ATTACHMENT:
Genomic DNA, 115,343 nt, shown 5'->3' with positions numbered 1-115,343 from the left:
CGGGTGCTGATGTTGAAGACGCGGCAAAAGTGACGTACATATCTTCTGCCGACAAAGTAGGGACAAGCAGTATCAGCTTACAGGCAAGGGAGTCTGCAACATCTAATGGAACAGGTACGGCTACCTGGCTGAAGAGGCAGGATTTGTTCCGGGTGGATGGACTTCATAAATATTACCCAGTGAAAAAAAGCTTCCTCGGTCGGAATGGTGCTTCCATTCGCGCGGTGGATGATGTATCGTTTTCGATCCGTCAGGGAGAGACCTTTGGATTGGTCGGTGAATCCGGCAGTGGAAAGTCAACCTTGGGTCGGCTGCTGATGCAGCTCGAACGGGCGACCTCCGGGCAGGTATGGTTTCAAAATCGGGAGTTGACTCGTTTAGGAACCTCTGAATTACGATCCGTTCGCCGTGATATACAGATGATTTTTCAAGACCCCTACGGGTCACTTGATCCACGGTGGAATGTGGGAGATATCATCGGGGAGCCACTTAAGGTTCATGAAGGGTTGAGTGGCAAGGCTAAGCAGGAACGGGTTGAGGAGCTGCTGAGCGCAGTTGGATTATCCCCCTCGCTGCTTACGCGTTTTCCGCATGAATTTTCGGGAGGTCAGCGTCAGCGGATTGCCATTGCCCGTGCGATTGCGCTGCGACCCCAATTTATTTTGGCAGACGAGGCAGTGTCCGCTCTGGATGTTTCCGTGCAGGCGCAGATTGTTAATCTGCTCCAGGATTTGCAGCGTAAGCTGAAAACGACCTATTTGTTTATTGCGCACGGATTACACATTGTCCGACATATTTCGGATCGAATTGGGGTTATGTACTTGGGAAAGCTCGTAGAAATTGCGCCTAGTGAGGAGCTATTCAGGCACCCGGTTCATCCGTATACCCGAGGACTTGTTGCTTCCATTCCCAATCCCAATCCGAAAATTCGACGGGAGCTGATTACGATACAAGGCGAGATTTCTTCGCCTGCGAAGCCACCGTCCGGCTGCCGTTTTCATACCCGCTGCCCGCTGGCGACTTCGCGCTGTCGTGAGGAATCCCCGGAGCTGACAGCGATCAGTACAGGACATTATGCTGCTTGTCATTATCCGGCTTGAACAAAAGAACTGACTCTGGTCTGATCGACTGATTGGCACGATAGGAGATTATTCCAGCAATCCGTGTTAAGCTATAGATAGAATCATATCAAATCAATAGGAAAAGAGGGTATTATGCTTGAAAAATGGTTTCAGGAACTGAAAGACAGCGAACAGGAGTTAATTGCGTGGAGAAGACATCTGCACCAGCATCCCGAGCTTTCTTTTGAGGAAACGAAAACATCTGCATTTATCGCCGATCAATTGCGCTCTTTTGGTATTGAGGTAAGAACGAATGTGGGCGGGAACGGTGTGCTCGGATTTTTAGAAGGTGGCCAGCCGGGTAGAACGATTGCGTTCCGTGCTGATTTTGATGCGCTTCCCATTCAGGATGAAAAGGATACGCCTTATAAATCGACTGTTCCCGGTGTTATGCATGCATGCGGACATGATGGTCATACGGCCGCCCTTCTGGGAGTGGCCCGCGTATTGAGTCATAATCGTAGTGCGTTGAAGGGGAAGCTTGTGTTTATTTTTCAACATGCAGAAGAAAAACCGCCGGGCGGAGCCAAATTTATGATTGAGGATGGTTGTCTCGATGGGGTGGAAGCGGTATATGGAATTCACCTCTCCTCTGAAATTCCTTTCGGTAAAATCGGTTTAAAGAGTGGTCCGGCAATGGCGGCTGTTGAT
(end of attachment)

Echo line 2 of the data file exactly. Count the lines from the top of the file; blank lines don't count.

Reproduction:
CGGGTGCTGATGTTGAAGACGCGGCAAAAGTGACGTACATATCTTCTGCCGACAAAGTAGGGACAAGCAGTATCAGCTTACAGGCAAGGGAGTCTGCAACATCTAATGGAACAGGTACGGCTACCTGGCTGAAGAGGCAGGATTTGTTCCGGGTGGATGGACTTCATAAATATTACCCAGTGAAAAAAAGCTTCCTCGGTCGGAATGGTGCTTCCATTCGCGCGGTGGATGATGTATCGTTTTCGATCCGTCAGGGAGAGACCTTTGGATTGGTCGGTGAATCCGGCAGTGGAAAGTCAACCTTGGGTCGGCTGCTGATGCAGCTCGAACGGGCGACCTCCGGGCAGGTATGGTTTCAAAATCGGGAGTTGACTCGTTTAGGAACCTCTGAATTACGATCCGTTCGCCGTGATATACAGATGATTTTTCAAGACCCCTACGGGTCACTTGATCCACGGTGGAATGTGGGAGATATCATCGGGGAGCCACTTAAGGTTCATGAAGGGTTGAGTGGCAAGGCTAAGCAGGAACGGGTTGAGGAGCTGCTGAGCGCAGTTGGATTATCCCCCTCGCTGCTTACGCGTTTTCCGCATGAATTTTCGGGAGGTCAGCGTCAGCGGATTGCCATTGCCCGTGCGATTGCGCTGCGACCCCAATTTATTTTGGCAGACGAGGCAGTGTCCGCTCTGGATGTTTCCGTGCAGGCGCAGATTGTTAATCTGCTCCAGGATTTGCAGCGTAAGCTGAAAACGACCTATTTGTTTATTGCGCACGGATTACACATTGTCCGACATATTTCGGATCGAATTGGGGTTATGTACTTGGGAAAGCTCGTAGAAATTGCGCCTAGTGAGGAGCTATTCAGGCACCCGGTTCATCCGTATACCCGAGGACTTGTTGCTTCCATTCCCAATCCCAATCCGAAAATTCGACGGGAGCTGATTACGATACAAGGCGAGATTTCTTCGCCTGCGAAGCCACCGTCCGGCTGCCGTTTTCATACCCGCTGCCCGCTGGCGACTTCGCGCTGTCGTGAGGAATCCCCGGAGCTGACAGCGATCAGTACAGGACATTATGCTGCTTGTCATTATCCGGCTTGAACAAAAGAACTGACTCTGGTCTGATCGACTGATTGGCACGATAGGAGATTATTCCAGCAATCCGTGTTAAGCTATAGATAGAATCATATCAAATCAATAGGAAAAGAGGGTATTATGCTTGAAAAATGGTTTCAGGAACTGAAAGACAGCGAACAGGAGTTAATTGCGTGGAGAAGACATCTGCACCAGCATCCCGAGCTTTCTTTTGAGGAAACGAAAACATCTGCATTTATCGCCGATCAATTGCGCTCTTTTGGTATTGAGGTAAGAACGAATGTGGGCGGGAACGGTGTGCTCGGATTTTTAGAAGGTGGCCAGCCGGGTAGAACGATTGCGTTCCGTGCTGATTTTGATGCGCTTCCCATTCAGGATGAAAAGGATACGCCTTATAAATCGACTGTTCCCGGTGTTATGCATGCATGCGGACATGATGGTCATACGGCCGCCCTTCTGGGAGTGGCCCGCGTATTGAGTCATAATCGTAGTGCGTTGAAGGGGAAGCTTGTGTTTATTTTTCAACATGCAGAAGAAAAACCGCCGGGCGGAGCCAAATTTATGATTGAGGATGGTTGTCTCGATGGGGTGGAAGCGGTATATGGAATTCACCTCTCCTCTGAAATTCCTTTCGGTAAAATCGGTTTAAAGAGTGGTCCGGCAATGGCGGCTGTTGAT